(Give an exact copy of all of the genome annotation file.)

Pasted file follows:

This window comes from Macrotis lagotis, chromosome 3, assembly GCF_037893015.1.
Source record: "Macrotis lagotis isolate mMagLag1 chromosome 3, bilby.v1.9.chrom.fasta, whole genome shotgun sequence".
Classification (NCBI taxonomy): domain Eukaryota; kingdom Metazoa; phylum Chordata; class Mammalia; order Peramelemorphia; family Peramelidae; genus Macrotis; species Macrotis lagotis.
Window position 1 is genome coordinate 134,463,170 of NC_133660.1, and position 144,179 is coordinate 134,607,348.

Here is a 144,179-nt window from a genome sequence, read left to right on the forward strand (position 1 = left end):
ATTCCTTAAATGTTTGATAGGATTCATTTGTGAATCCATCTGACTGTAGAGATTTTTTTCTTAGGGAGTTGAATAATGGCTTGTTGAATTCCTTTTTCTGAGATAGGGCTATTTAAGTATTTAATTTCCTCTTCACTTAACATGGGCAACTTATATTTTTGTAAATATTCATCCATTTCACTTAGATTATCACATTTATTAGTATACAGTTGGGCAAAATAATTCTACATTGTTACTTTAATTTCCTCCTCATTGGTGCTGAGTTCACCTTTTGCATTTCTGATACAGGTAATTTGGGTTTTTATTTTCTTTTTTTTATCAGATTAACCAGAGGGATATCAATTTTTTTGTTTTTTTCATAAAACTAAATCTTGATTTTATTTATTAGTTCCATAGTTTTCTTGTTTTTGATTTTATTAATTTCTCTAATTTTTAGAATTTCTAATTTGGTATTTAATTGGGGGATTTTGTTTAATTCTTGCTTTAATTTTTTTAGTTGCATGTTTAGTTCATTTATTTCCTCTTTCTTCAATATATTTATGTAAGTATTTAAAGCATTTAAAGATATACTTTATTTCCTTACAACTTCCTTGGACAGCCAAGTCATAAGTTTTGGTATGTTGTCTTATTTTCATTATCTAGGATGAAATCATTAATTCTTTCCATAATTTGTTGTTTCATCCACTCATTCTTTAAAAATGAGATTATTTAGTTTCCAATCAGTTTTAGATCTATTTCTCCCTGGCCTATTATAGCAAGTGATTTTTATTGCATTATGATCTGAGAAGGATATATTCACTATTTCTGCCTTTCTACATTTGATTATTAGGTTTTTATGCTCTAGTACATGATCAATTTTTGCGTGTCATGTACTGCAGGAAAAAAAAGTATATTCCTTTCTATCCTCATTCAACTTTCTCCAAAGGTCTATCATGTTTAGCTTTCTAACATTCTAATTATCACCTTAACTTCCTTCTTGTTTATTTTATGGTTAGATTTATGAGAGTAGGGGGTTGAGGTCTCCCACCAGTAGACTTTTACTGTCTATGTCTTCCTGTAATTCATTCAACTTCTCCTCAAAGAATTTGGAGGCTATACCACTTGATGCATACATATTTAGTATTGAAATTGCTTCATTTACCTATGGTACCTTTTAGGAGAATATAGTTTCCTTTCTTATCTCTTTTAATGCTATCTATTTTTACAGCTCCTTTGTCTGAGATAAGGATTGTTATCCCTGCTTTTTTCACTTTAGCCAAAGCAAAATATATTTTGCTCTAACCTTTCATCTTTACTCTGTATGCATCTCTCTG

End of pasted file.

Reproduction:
This window comes from Macrotis lagotis, chromosome 3, assembly GCF_037893015.1.
Source record: "Macrotis lagotis isolate mMagLag1 chromosome 3, bilby.v1.9.chrom.fasta, whole genome shotgun sequence".
Classification (NCBI taxonomy): domain Eukaryota; kingdom Metazoa; phylum Chordata; class Mammalia; order Peramelemorphia; family Peramelidae; genus Macrotis; species Macrotis lagotis.
Window position 1 is genome coordinate 134,463,170 of NC_133660.1, and position 144,179 is coordinate 134,607,348.

Here is a 144,179-nt window from a genome sequence, read left to right on the forward strand (position 1 = left end):
ATTCCTTAAATGTTTGATAGGATTCATTTGTGAATCCATCTGACTGTAGAGATTTTTTTCTTAGGGAGTTGAATAATGGCTTGTTGAATTCCTTTTTCTGAGATAGGGCTATTTAAGTATTTAATTTCCTCTTCACTTAACATGGGCAACTTATATTTTTGTAAATATTCATCCATTTCACTTAGATTATCACATTTATTAGTATACAGTTGGGCAAAATAATTCTACATTGTTACTTTAATTTCCTCCTCATTGGTGCTGAGTTCACCTTTTGCATTTCTGATACAGGTAATTTGGGTTTTTATTTTCTTTTTTTTATCAGATTAACCAGAGGGATATCAATTTTTTTGTTTTTTTCATAAAACTAAATCTTGATTTTATTTATTAGTTCCATAGTTTTCTTGTTTTTGATTTTATTAATTTCTCTAATTTTTAGAATTTCTAATTTGGTATTTAATTGGGGGATTTTGTTTAATTCTTGCTTTAATTTTTTTAGTTGCATGTTTAGTTCATTTATTTCCTCTTTCTTCAATATATTTATGTAAGTATTTAAAGCATTTAAAGATATACTTTATTTCCTTACAACTTCCTTGGACAGCCAAGTCATAAGTTTTGGTATGTTGTCTTATTTTCATTATCTAGGATGAAATCATTAATTCTTTCCATAATTTGTTGTTTCATCCACTCATTCTTTAAAAATGAGATTATTTAGTTTCCAATCAGTTTTAGATCTATTTCTCCCTGGCCTATTATAGCAAGTGATTTTTATTGCATTATGATCTGAGAAGGATATATTCACTATTTCTGCCTTTCTACATTTGATTATTAGGTTTTTATGCTCTAGTACATGATCAATTTTTGCGTGTCATGTACTGCAGGAAAAAAAAGTATATTCCTTTCTATCCTCATTCAACTTTCTCCAAAGGTCTATCATGTTTAGCTTTCTAACATTCTAATTATCACCTTAACTTCCTTCTTGTTTATTTTATGGTTAGATTTATGAGAGTAGGGGGTTGAGGTCTCCCACCAGTAGACTTTTACTGTCTATGTCTTCCTGTAATTCATTCAACTTCTCCTCAAAGAATTTGGAGGCTATACCACTTGATGCATACATATTTAGTATTGAAATTGCTTCATTTACCTATGGTACCTTTTAGGAGAATATAGTTTCCTTTCTTATCTCTTTTAATGCTATCTATTTTTACAGCTCCTTTGTCTGAGATAAGGATTGTTATCCCTGCTTTTTTCACTTTAGCCAAAGCAAAATATATTTTGCTCTAACCTTTCATCTTTACTCTGTATGCATCTCTCTG